I was listening to a podcast the other day on one of my late afternoon walks (yes, we can take walks in the middle of winter here in Central Texas), and I was amazed that the podcast had an annoying spike noise throughout the show. I contacted the podcaster and offered up some quick advice on how to easily remove the noise. I thought I’d pass it along here as well.
When recording a phone interview for your podcast, one of the smartest things you can do is to put your microphone source (that’s you) on one track of your recording (track one), and your phone input source (your guest) on another track (for example, track two). Feed track one to the left channel recording input in your recording software program, and feed track two to the right channel recording input. In other words, you’ll be on the left channel and your guest will be on the right channel of a stereo recording. That way, if your guest makes unwanted noise while you’re speaking, you or your audio engineer can mute your guest’s recorded track in post production (and vice versa in case you make unwanted noise).Let’s listen to a before and after example of what I’m talking about.
We’ve edited and enhanced many podcasts through the years and the biggest problem we hear in the recordings we enhance is the lack of good room acoustics. “Room acoustics” is simply how the room sounds once you turn on your microphone and start talking. Most podcasters don’t realize one very simple trick will drastically improve the sound of their podcast.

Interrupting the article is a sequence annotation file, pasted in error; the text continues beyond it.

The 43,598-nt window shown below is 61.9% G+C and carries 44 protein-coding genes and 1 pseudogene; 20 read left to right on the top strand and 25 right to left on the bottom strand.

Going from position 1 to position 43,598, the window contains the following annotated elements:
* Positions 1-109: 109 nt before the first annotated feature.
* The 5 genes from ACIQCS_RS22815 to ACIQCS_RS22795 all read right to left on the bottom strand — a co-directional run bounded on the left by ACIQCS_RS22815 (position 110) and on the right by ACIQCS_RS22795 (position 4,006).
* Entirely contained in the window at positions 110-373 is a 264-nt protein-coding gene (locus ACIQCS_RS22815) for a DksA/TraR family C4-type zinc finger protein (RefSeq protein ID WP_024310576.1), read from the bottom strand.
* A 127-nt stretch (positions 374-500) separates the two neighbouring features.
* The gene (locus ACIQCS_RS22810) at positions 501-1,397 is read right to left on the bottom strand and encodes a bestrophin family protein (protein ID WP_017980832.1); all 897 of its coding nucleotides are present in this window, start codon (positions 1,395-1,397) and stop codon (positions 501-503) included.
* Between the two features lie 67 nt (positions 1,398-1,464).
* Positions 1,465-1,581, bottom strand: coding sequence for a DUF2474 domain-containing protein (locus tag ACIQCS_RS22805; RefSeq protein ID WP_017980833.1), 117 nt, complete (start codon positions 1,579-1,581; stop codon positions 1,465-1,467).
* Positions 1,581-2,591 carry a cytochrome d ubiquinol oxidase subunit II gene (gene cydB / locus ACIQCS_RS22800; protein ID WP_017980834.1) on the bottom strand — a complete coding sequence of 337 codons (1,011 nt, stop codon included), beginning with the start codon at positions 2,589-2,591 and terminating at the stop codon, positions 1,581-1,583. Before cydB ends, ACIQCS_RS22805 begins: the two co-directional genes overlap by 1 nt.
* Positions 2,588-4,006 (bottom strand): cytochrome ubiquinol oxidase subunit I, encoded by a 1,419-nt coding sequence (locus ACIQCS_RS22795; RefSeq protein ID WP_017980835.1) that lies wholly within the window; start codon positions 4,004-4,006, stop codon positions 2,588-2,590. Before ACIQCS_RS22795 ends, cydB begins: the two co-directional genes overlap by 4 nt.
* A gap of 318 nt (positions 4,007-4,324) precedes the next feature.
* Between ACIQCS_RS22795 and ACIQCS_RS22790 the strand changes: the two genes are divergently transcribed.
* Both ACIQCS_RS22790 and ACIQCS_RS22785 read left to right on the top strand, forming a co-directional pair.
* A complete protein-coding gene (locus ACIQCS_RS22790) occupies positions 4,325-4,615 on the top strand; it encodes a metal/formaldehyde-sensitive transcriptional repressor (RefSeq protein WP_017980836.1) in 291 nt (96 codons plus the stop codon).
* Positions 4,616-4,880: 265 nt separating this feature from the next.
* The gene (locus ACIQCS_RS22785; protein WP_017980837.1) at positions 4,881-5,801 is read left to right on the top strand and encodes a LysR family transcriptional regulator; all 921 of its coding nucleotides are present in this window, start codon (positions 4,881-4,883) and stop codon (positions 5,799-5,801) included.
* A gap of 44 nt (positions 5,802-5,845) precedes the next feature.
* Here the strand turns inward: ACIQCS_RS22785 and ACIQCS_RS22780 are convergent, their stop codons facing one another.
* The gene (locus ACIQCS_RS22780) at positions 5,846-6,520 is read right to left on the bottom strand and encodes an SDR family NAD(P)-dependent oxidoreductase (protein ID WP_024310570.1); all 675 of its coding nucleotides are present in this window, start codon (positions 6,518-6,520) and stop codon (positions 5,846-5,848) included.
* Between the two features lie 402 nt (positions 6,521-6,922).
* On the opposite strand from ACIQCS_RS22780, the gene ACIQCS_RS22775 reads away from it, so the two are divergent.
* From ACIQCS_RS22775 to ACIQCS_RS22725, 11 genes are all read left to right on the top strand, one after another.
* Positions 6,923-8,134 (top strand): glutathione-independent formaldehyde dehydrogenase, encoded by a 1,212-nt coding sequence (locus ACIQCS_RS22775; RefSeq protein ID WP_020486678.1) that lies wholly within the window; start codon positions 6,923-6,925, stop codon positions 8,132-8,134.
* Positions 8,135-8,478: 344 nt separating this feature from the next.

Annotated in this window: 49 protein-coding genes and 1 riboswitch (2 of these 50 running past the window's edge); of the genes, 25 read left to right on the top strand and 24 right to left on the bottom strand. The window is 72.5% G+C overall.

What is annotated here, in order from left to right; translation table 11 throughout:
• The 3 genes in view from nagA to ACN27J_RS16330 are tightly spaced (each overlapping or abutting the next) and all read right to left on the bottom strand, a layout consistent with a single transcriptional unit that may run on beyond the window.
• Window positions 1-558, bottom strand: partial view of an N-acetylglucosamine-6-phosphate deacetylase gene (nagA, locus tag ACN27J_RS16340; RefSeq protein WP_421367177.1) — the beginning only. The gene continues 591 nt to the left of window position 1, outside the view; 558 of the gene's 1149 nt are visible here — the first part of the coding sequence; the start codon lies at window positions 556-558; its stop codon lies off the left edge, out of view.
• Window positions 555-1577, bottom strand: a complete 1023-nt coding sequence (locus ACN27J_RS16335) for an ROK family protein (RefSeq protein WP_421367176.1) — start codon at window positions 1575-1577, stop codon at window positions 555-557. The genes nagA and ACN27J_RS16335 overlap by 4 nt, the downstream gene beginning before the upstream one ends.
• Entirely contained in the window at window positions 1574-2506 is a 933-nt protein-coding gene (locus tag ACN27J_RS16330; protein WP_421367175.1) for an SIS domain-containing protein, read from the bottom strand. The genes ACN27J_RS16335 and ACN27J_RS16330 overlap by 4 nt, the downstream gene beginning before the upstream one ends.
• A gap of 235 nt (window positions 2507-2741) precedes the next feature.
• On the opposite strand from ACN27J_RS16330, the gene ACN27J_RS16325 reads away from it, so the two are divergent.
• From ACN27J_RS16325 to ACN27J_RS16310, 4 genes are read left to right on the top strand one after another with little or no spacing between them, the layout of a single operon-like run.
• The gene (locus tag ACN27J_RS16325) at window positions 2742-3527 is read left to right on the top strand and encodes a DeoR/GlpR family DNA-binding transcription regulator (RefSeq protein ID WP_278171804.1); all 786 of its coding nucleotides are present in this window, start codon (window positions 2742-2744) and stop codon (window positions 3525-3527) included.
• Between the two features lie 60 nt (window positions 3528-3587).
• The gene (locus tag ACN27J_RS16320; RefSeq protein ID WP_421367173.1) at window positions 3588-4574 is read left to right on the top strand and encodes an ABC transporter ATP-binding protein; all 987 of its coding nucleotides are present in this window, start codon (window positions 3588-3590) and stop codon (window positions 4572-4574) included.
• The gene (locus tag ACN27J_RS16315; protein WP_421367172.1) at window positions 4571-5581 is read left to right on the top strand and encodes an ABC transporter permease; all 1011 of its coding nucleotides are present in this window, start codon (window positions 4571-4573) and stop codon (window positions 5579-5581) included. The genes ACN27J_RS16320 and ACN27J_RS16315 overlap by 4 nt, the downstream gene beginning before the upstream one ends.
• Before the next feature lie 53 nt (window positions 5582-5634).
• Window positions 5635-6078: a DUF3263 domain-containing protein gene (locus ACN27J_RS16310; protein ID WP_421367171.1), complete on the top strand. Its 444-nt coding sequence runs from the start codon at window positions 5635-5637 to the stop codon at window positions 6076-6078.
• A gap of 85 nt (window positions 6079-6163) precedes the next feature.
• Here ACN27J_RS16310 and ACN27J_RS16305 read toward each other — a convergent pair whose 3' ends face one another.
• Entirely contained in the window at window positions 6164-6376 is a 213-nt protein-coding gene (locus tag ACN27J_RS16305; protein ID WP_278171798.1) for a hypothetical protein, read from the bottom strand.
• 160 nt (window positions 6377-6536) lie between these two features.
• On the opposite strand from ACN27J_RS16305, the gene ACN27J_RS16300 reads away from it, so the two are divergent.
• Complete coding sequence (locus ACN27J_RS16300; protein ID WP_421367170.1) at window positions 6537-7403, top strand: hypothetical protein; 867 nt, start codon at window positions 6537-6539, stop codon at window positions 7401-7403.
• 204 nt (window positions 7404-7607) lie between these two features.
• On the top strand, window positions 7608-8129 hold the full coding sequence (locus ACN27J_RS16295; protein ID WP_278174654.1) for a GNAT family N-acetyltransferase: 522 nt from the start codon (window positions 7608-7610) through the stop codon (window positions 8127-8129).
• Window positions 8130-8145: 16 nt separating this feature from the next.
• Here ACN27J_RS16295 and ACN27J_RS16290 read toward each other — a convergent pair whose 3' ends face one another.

Our pet project at Audiobag is cleaning up recordings made almost a half century ago by Sonobeat Records — the company who introduced the world to Johnny Winter, Eric Johnson, and other great musicians who either lived or passed through Austin in the ’60s and ’70s. One of my personal favorite recordings was released digitally today on iTunes and Amazon.
The goal of a post-production podcast engineer is to make a podcast sound the very best it can. It’s a time-consuming job, often taking days. Some podcasters try to justify leaving noise and verbal flubs in a podcast by saying it makes it sound more authentic. Frankly, that’s an excuse for being lazy and not caring about your listener to give them your very best. Would you like watching a movie if the director decided to leave in mistakes? I doubt it. Podcast listeners want quality audio, too. But how do you achieve that?
It’s a cold hard fact that making money is more important to radio station owners and investors than being the best they can be. Don’t get me wrong. Making money is vital. However, when making money trumps being your best, radio stations become mediocre. The proof is in the production room where sloppy mistake-ridden commercials make it to the air, and in the control room where fewer and fewer actual live shows occur because shows are voice-tracked days in advance. So the DJ forgoes being fun or interesting and instead reads uninteresting PSAs or station promos (which most listeners could care less about) in order to quickly whip through the six shows he needs to record in one sitting.